Crystal Controlled Time Base Generator
Created: Nov 26, 2014
No description available.
This project is a time base generator that provides high precision and stable output that is used to count the frequency with high resolution. The device uses a crystal oscillator, 74HC4060D and 74HC4017D ICs that produce a sawtooth waves. The 74HCT4060 is 4-stage ripple-carry counter/dividers and oscillators with three oscillator terminals (RS, RTC and CTC), ten buffered outputs (Q3 to Q9 and Q11 to Q13) and an overriding asynchronous master reset (MR). In addition, the 74HC4017D IC is a 5‑stage Johnson decade counter with 10 decoded outputs, two clock inputs and an overriding asynchronous master reset input.
A digital frequency counter needs a time-base generator to count the frequency with high resolution. Normally, a crystal-based oscillator with divider IC chain or a similar circuit in the form of an ASIC (application-specific IC) is used for time-base generation. The circuit is an accurate time-base generation using the readily available 3.5795MHz crystal commonly used in telecommunication equipment. The 3.5795MHz crystal is used in conjunction with a 74HC4060D based crystal oscillator-cum-divider (IC1). The crystal frequency is divided by 512 by IC1, which is further divided by 7 by 74HC4017D (IC2). IC2 is reset as soon as its Q7 output goes high. Thus the crystal frequency has output of around 998.8 Hz. This frequency can be trimmed to exactly 1 kHz with the help of trimmer capacitor VC1 as shown in the figure. The 1kHz signal can be further divided using decade counters to generate the required time period. To generate required gate for use in a frequency counter circuit, the final oscillator output needs to be followed by a toggle flip-flop. When applied to a toggle flip-flop, it will generate gates with 1-sec 'on' period and 1-sec 'off' period.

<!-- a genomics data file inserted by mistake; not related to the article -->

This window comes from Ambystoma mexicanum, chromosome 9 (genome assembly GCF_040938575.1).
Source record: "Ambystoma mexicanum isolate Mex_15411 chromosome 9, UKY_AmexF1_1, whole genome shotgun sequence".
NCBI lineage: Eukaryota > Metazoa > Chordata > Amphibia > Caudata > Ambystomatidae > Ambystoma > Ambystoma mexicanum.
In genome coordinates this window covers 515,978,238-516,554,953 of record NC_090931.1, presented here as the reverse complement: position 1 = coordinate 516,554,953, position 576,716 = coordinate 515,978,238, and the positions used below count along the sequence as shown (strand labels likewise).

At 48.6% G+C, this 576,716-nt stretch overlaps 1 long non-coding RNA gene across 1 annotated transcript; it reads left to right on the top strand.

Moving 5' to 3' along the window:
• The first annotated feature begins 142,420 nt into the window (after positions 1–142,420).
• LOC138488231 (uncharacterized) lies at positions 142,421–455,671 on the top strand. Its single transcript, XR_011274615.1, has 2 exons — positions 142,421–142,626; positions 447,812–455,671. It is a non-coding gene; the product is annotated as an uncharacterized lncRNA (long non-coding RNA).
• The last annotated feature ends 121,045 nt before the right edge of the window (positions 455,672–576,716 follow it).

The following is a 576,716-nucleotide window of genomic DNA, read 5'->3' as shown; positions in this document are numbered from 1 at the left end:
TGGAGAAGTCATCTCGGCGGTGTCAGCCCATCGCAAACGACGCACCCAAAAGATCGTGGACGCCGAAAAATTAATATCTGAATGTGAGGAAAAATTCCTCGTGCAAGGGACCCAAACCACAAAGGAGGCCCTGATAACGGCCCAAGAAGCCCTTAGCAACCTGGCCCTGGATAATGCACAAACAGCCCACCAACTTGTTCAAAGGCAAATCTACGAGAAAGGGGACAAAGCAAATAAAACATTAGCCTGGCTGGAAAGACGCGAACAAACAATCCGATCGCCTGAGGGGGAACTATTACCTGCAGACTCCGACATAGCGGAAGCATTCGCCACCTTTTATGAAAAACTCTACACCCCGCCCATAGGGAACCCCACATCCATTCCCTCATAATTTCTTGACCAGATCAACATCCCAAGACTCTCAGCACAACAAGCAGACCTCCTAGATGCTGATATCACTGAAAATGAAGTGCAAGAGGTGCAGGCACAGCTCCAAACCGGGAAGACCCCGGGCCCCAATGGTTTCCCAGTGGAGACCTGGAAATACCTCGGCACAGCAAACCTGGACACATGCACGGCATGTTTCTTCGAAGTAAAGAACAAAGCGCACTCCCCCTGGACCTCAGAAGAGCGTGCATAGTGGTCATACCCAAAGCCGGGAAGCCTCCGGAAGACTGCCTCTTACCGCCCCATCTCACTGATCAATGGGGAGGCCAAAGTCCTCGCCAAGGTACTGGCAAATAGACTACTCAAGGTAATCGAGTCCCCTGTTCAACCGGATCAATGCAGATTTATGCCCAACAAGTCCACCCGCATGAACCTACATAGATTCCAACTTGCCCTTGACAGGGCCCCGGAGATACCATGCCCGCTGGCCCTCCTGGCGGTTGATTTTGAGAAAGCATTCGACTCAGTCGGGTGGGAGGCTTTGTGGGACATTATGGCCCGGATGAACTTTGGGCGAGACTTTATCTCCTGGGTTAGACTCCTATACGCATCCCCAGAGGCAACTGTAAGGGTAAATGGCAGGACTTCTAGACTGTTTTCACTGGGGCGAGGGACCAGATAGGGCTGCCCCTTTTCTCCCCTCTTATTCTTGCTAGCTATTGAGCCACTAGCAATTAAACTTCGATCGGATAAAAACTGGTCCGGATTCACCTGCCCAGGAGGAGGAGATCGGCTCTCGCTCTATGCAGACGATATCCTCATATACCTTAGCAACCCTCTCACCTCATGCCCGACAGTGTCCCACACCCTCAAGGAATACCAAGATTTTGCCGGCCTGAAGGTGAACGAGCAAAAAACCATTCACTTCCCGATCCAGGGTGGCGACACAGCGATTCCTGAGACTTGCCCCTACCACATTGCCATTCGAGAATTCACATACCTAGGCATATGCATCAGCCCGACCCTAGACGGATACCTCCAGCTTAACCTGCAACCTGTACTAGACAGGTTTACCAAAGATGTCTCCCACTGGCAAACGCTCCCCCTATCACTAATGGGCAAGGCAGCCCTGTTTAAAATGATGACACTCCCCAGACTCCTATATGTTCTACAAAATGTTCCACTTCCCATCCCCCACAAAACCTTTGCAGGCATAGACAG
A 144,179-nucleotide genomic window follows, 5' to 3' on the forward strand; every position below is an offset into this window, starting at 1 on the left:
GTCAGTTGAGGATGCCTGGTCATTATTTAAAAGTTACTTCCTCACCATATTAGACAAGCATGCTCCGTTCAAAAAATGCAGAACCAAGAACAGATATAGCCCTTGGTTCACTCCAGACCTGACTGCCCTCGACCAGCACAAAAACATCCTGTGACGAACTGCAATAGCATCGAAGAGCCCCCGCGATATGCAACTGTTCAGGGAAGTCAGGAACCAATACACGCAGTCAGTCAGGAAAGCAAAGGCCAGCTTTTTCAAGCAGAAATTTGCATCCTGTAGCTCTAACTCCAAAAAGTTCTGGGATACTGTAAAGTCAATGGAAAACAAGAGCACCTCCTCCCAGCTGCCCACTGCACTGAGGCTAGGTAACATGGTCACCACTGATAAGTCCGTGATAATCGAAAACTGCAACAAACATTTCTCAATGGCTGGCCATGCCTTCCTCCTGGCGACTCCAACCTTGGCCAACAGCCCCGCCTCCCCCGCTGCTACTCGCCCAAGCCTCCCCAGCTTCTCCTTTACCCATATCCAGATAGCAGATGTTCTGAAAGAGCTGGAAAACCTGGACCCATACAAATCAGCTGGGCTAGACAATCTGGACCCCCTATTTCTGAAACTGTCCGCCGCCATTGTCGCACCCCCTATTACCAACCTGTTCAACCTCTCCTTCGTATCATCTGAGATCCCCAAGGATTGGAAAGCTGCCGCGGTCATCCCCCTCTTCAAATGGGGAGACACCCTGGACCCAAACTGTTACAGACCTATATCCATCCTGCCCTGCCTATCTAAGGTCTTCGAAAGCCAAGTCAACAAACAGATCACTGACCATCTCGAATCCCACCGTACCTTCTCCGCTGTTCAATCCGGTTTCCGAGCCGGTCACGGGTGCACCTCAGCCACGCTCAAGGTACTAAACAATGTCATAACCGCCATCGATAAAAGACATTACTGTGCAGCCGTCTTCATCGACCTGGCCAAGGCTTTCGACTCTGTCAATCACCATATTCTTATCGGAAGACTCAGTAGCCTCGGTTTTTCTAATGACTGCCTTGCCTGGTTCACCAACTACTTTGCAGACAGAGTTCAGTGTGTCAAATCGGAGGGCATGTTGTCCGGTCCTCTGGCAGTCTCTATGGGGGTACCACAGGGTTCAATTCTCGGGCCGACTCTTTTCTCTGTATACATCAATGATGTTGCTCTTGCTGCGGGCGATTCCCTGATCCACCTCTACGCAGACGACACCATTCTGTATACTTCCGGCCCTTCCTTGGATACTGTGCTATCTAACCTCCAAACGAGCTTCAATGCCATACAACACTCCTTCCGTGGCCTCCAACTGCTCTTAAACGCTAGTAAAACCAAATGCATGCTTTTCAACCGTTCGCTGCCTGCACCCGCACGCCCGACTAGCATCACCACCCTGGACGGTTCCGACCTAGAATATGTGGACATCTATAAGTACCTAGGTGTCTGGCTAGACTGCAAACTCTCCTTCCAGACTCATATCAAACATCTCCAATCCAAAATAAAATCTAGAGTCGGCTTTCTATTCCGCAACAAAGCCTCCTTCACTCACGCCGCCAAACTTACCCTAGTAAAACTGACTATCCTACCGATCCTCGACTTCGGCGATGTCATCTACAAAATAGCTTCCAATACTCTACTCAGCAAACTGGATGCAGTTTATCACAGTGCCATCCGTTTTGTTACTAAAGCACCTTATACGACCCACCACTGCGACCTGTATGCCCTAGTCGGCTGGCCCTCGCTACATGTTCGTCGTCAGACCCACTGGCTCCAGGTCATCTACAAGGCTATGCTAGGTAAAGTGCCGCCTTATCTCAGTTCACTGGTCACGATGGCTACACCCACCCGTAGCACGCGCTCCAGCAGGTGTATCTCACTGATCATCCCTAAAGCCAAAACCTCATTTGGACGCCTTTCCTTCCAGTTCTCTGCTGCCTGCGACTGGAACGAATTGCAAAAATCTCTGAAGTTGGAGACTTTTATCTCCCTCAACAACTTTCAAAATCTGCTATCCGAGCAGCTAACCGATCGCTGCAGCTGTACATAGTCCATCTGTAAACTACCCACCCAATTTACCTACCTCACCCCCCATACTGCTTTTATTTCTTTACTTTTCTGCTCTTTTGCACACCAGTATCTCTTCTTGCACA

Crystal controlled time base generator is an electronic circuit that generates a varying voltage to produce a particular waveform. Time base generators are commonly used in radar system to determine range to a target, by comparing the current location along the time base to the time of arrival of radio echoes. Moreover, the device is also used in analog television systems that has two time bases, one for deflecting the beam horizontally in a rapid movement, and another pulling it down the screen 60 times per second.Furthermore, oscilloscopes often have several time bases, but these may be more flexible function generators that are able to produce many waveforms as well as a simple time base.